With all the talk in the last few days about British neo-Nazis it was—in a weird sense—fulfilling to actually meet one.
Mid-way through today’s anti-war rally in Trafalgar Square, someone in the back of the crowd began shouting “rubbish” in response to a speaker assailing the War in Afghanistan as an imperialist and racist ploy. I turned around to see a fat, beefy middle-aged skinhead wearing all black waving the backwards peace sign—the British equivalent of flipping someone off—towards the crowd. A few participants in the protest were clustering around him. I sensed that something was brewing, and, obeying my interests both as an activist and a social scientist, I weaved towards them through the crowd.
By the time I got there, there was already a small mob forming around the skinhead. All of them were young, radical looking-folk, wearing black hoodies and keffiyehs; the demographics made me think I was back at a freegan event or a critical mass bike ride in New York. Someone starting shouting “Nazi scum, off our streets!” and we all joined in. Sensing that his time was up—but definitely not appearing scared—the skinhead started casually walking off, joined by another nearly-identical compatriot. Even though they quickly left the square, about fifty of us followed, reciting a litany of reasonably clever anti-Nazi chants. The fact that everyone seemed to know the words made me think that these kinds of confrontations are not particularly uncommon here.
Things started to get a little bit tenser. A few in our group started throwing bottles and rubbish at the skinheads. A handful of police started surrounding the two men, which of course only led the anti-fascists to escalate, which in turn summoned more police. By the time we had gone a few blocks, there were probably twenty police encircling the skinheads, who were now backed up against a wall. The skinheads were silent, but looked smug, while we were screaming our heads off. I’m not entirely sure what precipitated it (as if they needed a reason), but a few police pulled out their truncheons and started whacking the protesters nearby.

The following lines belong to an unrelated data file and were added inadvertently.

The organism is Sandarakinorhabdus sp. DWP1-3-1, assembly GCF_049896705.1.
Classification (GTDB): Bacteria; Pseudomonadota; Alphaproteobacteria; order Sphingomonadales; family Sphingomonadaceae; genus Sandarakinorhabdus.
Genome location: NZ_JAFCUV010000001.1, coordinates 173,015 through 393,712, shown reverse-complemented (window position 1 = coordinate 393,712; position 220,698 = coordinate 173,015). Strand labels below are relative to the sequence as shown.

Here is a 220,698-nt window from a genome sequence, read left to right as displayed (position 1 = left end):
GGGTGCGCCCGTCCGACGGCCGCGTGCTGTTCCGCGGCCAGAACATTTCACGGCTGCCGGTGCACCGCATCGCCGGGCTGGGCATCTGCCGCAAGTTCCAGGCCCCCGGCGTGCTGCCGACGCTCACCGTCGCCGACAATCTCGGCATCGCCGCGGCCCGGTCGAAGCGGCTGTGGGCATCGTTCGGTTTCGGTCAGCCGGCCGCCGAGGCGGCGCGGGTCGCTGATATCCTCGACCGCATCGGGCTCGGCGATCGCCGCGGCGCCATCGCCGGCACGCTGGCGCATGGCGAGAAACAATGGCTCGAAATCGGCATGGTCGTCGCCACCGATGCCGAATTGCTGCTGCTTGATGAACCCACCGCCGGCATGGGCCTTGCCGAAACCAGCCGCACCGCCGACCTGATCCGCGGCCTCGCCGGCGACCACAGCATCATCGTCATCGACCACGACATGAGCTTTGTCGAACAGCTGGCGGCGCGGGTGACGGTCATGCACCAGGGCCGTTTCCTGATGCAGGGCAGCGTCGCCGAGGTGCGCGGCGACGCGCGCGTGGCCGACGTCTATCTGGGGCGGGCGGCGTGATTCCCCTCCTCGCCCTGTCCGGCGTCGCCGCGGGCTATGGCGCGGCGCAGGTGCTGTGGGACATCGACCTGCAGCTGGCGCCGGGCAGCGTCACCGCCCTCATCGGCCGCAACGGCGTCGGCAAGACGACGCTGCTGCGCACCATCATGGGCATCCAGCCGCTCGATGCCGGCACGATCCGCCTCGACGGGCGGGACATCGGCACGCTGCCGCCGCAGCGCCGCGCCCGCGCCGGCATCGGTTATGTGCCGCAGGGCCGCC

A police van pulled up. The officers formed a cordon around the two men and shuttled them through the crowd. They got in the van and drove off. We paraded back to the rally, cheering “Who beat the Nazis? We beat the Nazis!” and “Smash the BNP [British National Party]!”
A few things occur to me as I reflect on what is, I think, my first ever encounter with a Nazi. The first is that I have no idea whether or not the two men were actually Nazis (or BNP members, or fascists, for that matter). And I doubt anyone in our crowd did either. Perhaps someone in our ad hoc posse had seen this guy before, or heard him say something that indicated his true colors. But as far as I—and I assume most of us—knew, he was just someone who happened to disagree with the speaker’s claim that the Afghanistan War is “pointless” and responsible for the deaths of “thousands of innocent Afghanis” (which are, to be fair, quite contentious claims). And yet, despite our ignorance, when someone started chanting “Nazi,” we joined in.
Secondly, our confrontation likely only strengthened the worldviews of both parties. In the eyes of us lefty radicals, we confirmed that there are Nazis everywhere and as such we have to be both vigilant and militant. Moreover, we witnessed with our very own eyes the true sympathies of the police, as they protected a fascist from getting his rightful comeuppance. As for the putative Nazis, I’m sure that the experience only confirmed that they—patriotic white males—are now a persecuted minority in their own country.
My final observation is that, at least at the time, chasing Nazis felt great. For five minutes, we had a scapegoat. Deep down, we all knew that the problems of the war—and the world—have many causes and many dimensions. But right then, we could point and chant “Nazis fuck off” and tell ourselves that this one random bloke was responsible for all the combined ills of the world. He was the embodiment of racism and fascism, homophobia and xenophobia. And so, when we “beat” him, we won a glorious metaphorical victory for peace, justice, and tolerance. It was cathartic.
Witch hunting is fun. So is having someone to blame. But I can’t help but think that’s the exact mentality that led the Nazis to kill six million innocent people.